At the recent World Economic Forum, Russian Prime Minister Vladimir Putin warned of our government’s flirtations with socialism, that is, a state-run economy.
Trying not to “gloat,” Putin told the U.S. that “Excessive intervention in economic activity and blind faith in the state’s omnipotence” is a “mistake.” He reminded listeners that state control of the old Soviet economy made the nation “totally uncompetitive.”
Putin then lectured us not to “turn a blind eye to the spirit of free enterprise.”
But why isn’t Putin lecturing Venezuela? That Latin American state’s president, Hugo Chavez, is a classic strong-arm socialist, marshaling the power of the state, as well as gangs of supporters, to threaten and intimidate his political opponents.
As with any wannabe dictator, Chavez has sought to dismantle term limits. Just 14 months ago, voters rejected his first attempt. But Chavez, having consolidated his hold on the media and other institutions, came right back with another vote to end the limits. This time he won. He can now serve for life.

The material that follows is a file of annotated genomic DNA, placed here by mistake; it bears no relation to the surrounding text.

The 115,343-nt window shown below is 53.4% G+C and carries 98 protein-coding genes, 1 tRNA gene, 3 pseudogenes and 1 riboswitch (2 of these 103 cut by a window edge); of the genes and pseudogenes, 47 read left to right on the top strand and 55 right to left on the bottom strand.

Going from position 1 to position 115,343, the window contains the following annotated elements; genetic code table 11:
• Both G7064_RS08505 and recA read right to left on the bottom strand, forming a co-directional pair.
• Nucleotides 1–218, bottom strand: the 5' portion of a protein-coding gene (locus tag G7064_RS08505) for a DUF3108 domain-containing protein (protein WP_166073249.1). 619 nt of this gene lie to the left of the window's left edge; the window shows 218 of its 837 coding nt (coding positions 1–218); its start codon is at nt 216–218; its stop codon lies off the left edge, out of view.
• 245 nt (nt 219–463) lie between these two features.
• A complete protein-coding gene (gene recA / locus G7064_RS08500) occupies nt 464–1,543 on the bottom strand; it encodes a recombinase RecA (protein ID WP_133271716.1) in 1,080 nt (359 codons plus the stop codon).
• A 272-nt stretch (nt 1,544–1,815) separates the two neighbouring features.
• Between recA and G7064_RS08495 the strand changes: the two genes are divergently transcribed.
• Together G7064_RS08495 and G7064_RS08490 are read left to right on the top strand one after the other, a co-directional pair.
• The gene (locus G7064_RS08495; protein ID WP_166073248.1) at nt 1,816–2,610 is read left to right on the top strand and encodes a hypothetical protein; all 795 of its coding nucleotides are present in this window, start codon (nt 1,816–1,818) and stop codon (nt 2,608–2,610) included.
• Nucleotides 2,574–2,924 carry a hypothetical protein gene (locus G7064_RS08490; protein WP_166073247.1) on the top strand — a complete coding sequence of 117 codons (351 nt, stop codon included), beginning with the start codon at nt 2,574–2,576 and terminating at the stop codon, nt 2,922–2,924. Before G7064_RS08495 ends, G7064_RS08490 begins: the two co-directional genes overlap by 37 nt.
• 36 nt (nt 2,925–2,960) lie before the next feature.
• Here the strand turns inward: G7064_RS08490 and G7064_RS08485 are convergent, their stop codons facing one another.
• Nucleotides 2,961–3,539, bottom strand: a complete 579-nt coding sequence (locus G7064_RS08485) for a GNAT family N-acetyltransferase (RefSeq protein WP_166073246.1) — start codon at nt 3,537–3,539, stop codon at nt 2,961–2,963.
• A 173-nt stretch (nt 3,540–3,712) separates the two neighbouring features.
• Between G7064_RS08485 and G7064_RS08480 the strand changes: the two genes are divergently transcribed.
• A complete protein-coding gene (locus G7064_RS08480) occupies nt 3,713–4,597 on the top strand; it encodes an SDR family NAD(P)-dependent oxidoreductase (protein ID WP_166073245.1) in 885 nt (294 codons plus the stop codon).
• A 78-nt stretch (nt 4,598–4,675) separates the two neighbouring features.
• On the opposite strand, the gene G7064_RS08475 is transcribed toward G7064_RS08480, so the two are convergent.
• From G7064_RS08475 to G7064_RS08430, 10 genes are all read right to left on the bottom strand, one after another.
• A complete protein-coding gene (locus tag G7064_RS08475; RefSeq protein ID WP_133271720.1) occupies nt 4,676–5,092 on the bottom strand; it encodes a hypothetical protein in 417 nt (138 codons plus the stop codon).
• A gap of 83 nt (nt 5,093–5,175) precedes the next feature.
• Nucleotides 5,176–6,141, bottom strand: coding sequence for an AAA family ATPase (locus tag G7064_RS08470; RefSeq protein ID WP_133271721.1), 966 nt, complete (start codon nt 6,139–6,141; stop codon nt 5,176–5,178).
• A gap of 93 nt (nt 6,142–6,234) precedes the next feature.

Only in South America? No. New York City Mayor Michael Bloomberg recently voided his own term limits. And he didn’t even bother to allow a public vote on the issue. So, who’s the more anti-democratic, Chavez or Bloomberg?
When foreign tin-horn dictators start making as much or more sense than our own politicians, well . . . it’s long past time for us citizens to make serious changes.
This is Common Sense. I’m Paul Jacob.